It was far from the only foreign show being distributed, but “Friends” appeared to have a special appeal from the beginning. This was partly because it was so easy to understand. Unlike “Seinfeld,” the jokes were accessible even for people who had never experienced life in another country.
“‘Friends’ is all about humanity,” says Wu Hui, a professor at the Communication University of China whose research focuses on Western TV shows. “The American TV industry has worked on producing shows that are adaptable to foreign cultures.”
For many early Chinese fans, “Friends” offered a first, beguiling introduction to life in the United States. The show appeared to arrive at the perfect time. It chimed with the upbeat, outward-looking mood in China in the ’00s, when the country’s emerging middle class was hungry for new ideas and experiences.
A view of the Central Perk café, in Hangzhou, Zhejiang province, May 11, 2021. Xintian Wang for Sixth Tone
“More Chinese started to study abroad following the country’s ‘reform and opening-up’ policies,” says Wu, referring to China’s economic liberalization that began in the late ’70s. “At the same time, people longed for exotic things: Western cars, Western-style clothes.”
The show was also very educational. For young Chinese, re-watching “Friends” was a great way to pick up English slang. (To this day, the show is widely used by Chinese universities and high schools during English language lessons.) And, of course, it was a source of useful lessons in other areas, too.
“At that time, discussions around sex and gender were rare (in Chinese media),” says Wu. “The show also acted as a guide to help young Chinese navigate their confusion over relationships, puberty, and maintaining a work-life balance.”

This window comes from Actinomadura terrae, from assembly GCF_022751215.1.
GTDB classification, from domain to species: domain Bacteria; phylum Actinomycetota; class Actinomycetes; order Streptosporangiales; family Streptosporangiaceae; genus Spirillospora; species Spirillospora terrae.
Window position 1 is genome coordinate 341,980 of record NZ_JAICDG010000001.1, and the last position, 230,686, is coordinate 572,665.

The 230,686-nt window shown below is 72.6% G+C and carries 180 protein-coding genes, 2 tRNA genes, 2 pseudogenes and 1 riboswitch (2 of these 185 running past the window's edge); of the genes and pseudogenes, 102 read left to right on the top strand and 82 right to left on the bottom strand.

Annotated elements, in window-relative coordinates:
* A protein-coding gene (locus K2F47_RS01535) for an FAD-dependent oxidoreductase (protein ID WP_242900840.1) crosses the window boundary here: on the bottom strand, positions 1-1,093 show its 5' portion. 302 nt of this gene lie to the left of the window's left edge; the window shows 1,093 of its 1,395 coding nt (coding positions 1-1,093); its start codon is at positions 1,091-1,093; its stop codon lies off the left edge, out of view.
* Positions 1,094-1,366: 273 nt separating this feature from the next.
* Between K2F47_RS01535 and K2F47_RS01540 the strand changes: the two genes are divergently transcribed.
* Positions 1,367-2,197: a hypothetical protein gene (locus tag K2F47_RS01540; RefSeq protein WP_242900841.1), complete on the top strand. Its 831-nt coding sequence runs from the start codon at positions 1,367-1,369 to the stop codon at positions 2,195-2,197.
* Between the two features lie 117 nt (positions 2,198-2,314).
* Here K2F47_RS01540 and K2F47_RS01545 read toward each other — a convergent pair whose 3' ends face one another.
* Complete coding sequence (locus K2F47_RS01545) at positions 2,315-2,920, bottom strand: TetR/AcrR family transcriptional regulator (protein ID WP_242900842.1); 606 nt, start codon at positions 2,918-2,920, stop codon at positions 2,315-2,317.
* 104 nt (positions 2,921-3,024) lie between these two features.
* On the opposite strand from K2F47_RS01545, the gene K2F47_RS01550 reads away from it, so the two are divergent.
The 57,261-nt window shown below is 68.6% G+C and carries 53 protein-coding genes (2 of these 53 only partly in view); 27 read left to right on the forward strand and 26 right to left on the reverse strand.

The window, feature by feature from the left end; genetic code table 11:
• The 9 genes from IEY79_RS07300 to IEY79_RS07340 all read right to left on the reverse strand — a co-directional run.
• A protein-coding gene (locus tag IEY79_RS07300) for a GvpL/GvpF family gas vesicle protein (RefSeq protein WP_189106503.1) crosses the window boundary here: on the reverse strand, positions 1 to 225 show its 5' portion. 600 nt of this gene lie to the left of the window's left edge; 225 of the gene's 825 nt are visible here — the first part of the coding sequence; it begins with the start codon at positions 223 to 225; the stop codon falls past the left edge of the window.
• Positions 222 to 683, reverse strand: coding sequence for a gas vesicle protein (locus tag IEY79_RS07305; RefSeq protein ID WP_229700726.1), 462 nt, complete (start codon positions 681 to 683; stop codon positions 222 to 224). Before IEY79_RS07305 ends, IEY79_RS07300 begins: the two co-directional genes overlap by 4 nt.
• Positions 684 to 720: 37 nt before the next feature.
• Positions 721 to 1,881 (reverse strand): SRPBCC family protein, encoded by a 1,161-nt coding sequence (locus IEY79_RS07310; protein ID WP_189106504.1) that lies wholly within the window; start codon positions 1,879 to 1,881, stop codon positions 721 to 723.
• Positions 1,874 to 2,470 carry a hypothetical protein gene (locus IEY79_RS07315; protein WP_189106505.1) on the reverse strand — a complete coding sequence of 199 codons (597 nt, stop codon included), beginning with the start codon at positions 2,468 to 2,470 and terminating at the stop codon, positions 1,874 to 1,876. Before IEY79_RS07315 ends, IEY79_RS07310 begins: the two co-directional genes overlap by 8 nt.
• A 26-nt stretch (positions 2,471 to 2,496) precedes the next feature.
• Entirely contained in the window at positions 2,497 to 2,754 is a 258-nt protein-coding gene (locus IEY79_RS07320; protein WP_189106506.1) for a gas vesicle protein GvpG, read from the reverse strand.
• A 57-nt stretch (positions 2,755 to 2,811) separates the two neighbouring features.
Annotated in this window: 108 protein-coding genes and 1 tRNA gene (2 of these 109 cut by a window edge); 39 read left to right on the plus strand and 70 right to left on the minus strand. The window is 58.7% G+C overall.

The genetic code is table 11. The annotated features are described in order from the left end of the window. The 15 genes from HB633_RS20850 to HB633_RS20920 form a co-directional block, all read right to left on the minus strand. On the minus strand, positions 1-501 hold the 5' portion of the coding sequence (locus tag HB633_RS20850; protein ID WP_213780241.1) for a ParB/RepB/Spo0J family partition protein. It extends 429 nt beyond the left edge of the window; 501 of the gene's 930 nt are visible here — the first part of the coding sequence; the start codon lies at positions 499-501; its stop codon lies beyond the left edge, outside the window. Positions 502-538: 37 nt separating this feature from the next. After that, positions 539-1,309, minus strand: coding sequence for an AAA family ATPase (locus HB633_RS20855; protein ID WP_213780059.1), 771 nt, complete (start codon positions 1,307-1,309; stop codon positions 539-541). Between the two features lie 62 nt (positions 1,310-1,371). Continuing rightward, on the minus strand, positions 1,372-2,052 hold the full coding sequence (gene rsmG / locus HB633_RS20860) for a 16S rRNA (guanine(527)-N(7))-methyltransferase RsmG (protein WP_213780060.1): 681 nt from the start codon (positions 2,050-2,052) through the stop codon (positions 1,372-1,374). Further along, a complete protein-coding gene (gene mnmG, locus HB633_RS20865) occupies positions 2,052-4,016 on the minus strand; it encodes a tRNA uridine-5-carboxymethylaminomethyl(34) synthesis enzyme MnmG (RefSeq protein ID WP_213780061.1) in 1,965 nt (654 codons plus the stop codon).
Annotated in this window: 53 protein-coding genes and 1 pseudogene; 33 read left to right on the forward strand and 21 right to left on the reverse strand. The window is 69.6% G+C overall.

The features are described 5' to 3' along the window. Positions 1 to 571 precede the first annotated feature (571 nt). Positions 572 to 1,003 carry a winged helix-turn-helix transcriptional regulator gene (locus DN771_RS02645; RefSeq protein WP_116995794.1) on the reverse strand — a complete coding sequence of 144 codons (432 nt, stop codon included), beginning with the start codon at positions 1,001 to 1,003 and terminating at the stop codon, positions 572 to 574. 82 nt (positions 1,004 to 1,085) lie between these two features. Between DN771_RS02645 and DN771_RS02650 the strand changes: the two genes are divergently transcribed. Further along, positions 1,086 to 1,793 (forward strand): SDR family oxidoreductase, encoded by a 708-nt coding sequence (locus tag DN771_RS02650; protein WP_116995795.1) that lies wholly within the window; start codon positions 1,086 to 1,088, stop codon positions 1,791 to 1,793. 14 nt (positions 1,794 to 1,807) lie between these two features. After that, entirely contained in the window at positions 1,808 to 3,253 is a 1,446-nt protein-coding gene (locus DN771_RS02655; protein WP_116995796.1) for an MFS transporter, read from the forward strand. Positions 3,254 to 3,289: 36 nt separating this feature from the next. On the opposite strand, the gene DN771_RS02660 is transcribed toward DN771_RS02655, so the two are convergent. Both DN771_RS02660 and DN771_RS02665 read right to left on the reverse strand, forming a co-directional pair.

Roger S. Christiansen, one of the award-winning directors of “Friends,” tells Sixth Tone he was amazed how well-known the show was when he first visited China in 2004. The American had agreed to serve as a jury member alongside nine other well-known directors at the Shanghai Television Festival, but local reporters only wanted to talk about one thing.
“The first eight questions were all to me about ‘Friends,’” Christiansen chuckles. “I had to stop the journalists and said, ‘hey, I’ve got nine colleagues here. Please stop asking me questions!’”
A “Friends”-themed calendar is displayed inside the Central Perk café, in Hangzhou, Zhejiang province, May 11, 2021. Xintian Wang for Sixth Tone
Chinese authorities, however, were less amused. From early on, there was fear that “Friends” would corrupt China’s youth with its unabashed celebration of individualism and sexual promiscuity. In 2004, state broadcaster China Central Television dropped plans to broadcast the series for this reason.
“We first thought this was a show about friendship, but after we examined the show carefully, we found talk about sex everywhere,” Qin Ming, a deputy director at CCTV, told local media at the time.
But over time, regulators gradually — though partially and unevenly — loosened controls on foreign TV imports. By 2010, a number of American shows including “2 Broke Girls” and “Desperate Housewives” were available on China’s major video platforms, Du recalls.
More recently, “The Big Bang Theory” has become a big hit in China, with the geeky characters striking a chord with local college students. Shows with strong female protagonists such as “The Queen’s Gambit” and “Mrs. America,” meanwhile, have received rave reviews amid China’s growing feminist awakening.